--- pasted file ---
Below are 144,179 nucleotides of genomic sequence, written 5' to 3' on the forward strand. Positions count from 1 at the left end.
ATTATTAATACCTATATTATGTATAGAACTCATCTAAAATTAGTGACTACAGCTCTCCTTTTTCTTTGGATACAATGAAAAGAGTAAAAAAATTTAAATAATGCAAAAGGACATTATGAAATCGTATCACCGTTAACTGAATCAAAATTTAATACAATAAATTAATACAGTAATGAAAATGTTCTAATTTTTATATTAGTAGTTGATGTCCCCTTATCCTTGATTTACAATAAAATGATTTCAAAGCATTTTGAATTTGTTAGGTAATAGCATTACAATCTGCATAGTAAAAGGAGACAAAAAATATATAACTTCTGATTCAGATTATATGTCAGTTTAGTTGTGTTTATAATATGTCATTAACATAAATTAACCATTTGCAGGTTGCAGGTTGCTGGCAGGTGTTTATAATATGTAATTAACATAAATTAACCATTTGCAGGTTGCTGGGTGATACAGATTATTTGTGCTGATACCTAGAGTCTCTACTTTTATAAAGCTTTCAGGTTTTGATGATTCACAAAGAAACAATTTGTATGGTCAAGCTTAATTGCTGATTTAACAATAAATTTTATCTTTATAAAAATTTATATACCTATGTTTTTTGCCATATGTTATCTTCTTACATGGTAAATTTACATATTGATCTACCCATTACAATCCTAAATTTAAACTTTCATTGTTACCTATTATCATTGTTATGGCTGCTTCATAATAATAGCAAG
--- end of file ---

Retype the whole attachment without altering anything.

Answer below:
Below are 144,179 nucleotides of genomic sequence, written 5' to 3' on the forward strand. Positions count from 1 at the left end.
ATTATTAATACCTATATTATGTATAGAACTCATCTAAAATTAGTGACTACAGCTCTCCTTTTTCTTTGGATACAATGAAAAGAGTAAAAAAATTTAAATAATGCAAAAGGACATTATGAAATCGTATCACCGTTAACTGAATCAAAATTTAATACAATAAATTAATACAGTAATGAAAATGTTCTAATTTTTATATTAGTAGTTGATGTCCCCTTATCCTTGATTTACAATAAAATGATTTCAAAGCATTTTGAATTTGTTAGGTAATAGCATTACAATCTGCATAGTAAAAGGAGACAAAAAATATATAACTTCTGATTCAGATTATATGTCAGTTTAGTTGTGTTTATAATATGTCATTAACATAAATTAACCATTTGCAGGTTGCAGGTTGCTGGCAGGTGTTTATAATATGTAATTAACATAAATTAACCATTTGCAGGTTGCTGGGTGATACAGATTATTTGTGCTGATACCTAGAGTCTCTACTTTTATAAAGCTTTCAGGTTTTGATGATTCACAAAGAAACAATTTGTATGGTCAAGCTTAATTGCTGATTTAACAATAAATTTTATCTTTATAAAAATTTATATACCTATGTTTTTTGCCATATGTTATCTTCTTACATGGTAAATTTACATATTGATCTACCCATTACAATCCTAAATTTAAACTTTCATTGTTACCTATTATCATTGTTATGGCTGCTTCATAATAATAGCAAG